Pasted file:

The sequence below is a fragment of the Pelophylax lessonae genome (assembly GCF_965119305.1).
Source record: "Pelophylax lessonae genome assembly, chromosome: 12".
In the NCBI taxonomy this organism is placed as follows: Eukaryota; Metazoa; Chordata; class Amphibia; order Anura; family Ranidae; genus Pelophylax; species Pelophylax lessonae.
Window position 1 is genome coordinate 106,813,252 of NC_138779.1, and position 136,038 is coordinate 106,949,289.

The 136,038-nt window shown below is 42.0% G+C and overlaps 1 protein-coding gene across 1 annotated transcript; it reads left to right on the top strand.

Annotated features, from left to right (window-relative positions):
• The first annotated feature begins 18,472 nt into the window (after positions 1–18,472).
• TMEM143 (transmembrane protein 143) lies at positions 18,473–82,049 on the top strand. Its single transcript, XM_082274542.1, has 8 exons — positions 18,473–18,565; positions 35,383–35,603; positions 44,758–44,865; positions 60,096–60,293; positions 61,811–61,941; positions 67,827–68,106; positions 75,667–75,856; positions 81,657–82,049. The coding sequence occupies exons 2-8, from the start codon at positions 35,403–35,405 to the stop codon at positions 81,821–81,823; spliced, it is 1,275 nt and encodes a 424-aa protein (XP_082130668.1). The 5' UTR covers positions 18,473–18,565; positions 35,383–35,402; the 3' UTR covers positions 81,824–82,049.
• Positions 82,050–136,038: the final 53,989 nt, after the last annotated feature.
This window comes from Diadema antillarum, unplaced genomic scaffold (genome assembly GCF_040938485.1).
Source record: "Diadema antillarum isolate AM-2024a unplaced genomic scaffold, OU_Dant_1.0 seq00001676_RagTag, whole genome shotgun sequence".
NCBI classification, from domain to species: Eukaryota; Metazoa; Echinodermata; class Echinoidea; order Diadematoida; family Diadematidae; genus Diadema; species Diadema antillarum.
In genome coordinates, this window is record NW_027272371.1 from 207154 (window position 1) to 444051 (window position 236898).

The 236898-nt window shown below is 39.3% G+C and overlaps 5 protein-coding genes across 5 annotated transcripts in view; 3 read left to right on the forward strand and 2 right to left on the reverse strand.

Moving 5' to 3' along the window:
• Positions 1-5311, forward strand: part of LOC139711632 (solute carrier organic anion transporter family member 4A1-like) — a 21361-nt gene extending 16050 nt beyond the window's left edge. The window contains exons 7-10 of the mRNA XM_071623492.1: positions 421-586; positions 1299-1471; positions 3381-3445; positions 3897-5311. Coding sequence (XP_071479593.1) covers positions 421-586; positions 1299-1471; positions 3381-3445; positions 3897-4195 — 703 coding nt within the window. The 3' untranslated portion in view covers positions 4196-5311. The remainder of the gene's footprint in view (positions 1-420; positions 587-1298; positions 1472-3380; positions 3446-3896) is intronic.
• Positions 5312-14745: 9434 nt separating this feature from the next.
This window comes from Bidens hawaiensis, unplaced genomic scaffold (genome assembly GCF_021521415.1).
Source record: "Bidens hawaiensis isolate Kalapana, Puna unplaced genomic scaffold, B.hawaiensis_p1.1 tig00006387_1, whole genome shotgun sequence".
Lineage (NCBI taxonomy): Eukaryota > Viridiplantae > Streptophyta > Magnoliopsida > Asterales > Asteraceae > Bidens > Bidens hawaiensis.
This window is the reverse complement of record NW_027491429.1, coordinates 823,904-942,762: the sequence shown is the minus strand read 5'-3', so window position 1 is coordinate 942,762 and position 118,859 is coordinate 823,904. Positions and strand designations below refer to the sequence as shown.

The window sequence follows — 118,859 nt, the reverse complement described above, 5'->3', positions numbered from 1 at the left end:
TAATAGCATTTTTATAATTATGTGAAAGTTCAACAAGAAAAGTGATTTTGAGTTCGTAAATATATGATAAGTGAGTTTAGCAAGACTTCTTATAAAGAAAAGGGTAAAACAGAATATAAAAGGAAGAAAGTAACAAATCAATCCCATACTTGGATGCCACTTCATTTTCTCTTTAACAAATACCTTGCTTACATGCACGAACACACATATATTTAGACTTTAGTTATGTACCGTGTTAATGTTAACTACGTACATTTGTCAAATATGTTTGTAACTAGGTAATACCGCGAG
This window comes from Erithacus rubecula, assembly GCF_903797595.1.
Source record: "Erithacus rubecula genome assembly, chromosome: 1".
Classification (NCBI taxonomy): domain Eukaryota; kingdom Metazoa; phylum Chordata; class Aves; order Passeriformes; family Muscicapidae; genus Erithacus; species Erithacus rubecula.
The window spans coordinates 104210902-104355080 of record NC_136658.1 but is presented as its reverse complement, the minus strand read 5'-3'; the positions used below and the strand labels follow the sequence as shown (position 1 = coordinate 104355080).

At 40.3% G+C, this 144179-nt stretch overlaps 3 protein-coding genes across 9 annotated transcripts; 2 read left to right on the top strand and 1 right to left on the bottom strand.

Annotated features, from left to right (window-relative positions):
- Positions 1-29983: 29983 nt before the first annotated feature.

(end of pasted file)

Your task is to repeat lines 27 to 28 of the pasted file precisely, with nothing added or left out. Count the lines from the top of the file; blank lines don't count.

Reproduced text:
The window spans coordinates 104210902-104355080 of record NC_136658.1 but is presented as its reverse complement, the minus strand read 5'-3'; the positions used below and the strand labels follow the sequence as shown (position 1 = coordinate 104355080).

At 40.3% G+C, this 144179-nt stretch overlaps 3 protein-coding genes across 9 annotated transcripts; 2 read left to right on the top strand and 1 right to left on the bottom strand.